The early draft of US weapons inspector David Kay in Iraq says that no weapons of mass destruction have been found. Kay has led the CIA-backed search for the past four months. His team of 1,400 searched suspected sites and interviewed Iraqi scientists.
Sections of the report are expected to be released to the public this month. The New York Times reports that the CIA has emphasized that this is just an interim report apparently in an attempt to minimize political fallout from the findings. Kay has already returned from Iraq and is working at CIA headquarters.
Just three weeks ago Secretary of State Colin Powell told NBC’s "Meet the Press" that Kay’s report would show people "that there was no question that such weapons exist, existed, and so did the programs to develop one."
In Baghdad a bomb exploded this morning inside the hotel complex which houses the NBC News offices. The BBC reported the attack marked the first time that western media had been targeted since Baghdad fell. One person, a Somali security guard, died in the blast.
Meanwhile in Mosul, two people died when a porn cinema was bombed. Up to 20 people were injured.
Aqila al-Hashimi of the Iraqi Governing Council has died. Five days ago she was ambushed and men armed with machine guns shot her in the stomach and bombed her convoy. It was the first assassination of a member of the U.S. appointed council. She was one of three women on the 25-person council.
President Bush’s problems at the United Nations continued yesterday when he ended two days of meetings without receiving international support for more troops or money for Iraq. This according to the Washington Post. Peter Pace, the vice chairman of the Joint Chiefs of Staff, warned yesterday this may force the National Guard and Reserve to activate 15,000 to 20,000 more troops. There are about 144,000 U.S. forces in Iraq, 14,000 from Britain and about 8,000 from other countries.
Meanwhile, the Post reports U.N. Secretary General Kofi Annan is considering the total withdrawal of U.N. personnel from Iraq following two bomb attacks at the UN’s Baghdad headquarters.
27 Israeli pilots have signed a letter to the Israel Air Force stating they would not take part in "illegal and immoral" strikes in the West Bank and the Gaza Strip.
The letter read in part " "We, veteran pilots and active pilots alike...are opposed to carrying out illegal and immoral attacks, of the type carried out by Israel in the territories.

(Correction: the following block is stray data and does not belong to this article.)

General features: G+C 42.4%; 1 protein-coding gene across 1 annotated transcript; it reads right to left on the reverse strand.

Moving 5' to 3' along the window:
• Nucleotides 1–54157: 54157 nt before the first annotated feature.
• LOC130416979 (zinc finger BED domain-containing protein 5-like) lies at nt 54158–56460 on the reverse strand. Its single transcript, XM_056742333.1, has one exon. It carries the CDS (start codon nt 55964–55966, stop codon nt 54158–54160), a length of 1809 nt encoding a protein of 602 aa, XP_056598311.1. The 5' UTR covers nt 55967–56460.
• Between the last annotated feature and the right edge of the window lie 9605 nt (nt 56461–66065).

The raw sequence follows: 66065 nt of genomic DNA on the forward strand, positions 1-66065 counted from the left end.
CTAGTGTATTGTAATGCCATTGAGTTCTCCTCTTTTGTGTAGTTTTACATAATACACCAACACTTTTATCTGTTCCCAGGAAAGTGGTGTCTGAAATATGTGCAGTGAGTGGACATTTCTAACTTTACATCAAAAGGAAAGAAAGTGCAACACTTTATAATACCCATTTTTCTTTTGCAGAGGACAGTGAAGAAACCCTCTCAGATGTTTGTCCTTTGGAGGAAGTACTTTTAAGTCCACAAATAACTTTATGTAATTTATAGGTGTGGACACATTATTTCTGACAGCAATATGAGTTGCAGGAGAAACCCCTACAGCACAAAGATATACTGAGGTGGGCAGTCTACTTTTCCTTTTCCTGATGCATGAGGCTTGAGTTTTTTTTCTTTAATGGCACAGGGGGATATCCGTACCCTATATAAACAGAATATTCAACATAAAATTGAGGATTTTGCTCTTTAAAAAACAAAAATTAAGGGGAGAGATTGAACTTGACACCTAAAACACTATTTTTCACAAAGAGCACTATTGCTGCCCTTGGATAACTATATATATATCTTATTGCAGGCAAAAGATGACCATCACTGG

It continued, "We, who have been educated to love the state of Israel refuse to take part in airforce attacks in civilian population centers. We refuse to continue harming innocent civilians."
Meanwhile Israeli troops killed four Palestinians during raid in the West Bank and Gaza Strip. Five Israeli soldiers were also injured.
A Nigerian court today blocked the execution of a woman who had been ordered to be stoned to death after being convicted for adultery.
Human rights groups around the world had protested Nigeria’s handling of the case of Amina Lawal, a 31-year-old illiterate woman who was set to be stoned to death because she had a baby 10 months after a divorce.
In environmental news, scientists are reporting global warming has caused the largest ice shelf in the Arctic to split in two for the first time since its formation 3,000 years ago.
And the Houston Chronicle is reporting that a top executive from Halliburton has been appointed to be new senior advisor to the Iraqi Oil Ministry.
The man, Robert McKee III is the chairman of Houston-based Enventure Global Technology, an oil-field joint venture owned by Shell and Halliburton, the oil services company formerly headed by Vice President Dick Cheney that has received billions of dollars in contracts in rebuilding Iraq.
Rep. Henry Waxman of California, one of Halliburton’s chief critics, said "Given Mr. McKee’s close relationship with Halliburton, he’s an odd choice to hold them accountable for the billions of dollars they are charging American taxpayers."
Halliburton has also become the target of road-side signs put up by people opposed to the U.S. occupation. The new website nobodydied.com has started posting photos of some of these anti-war roadside signs. One reads: "Dear America, Thanks for all the money, sorry about your kids. — Halliburton Oil"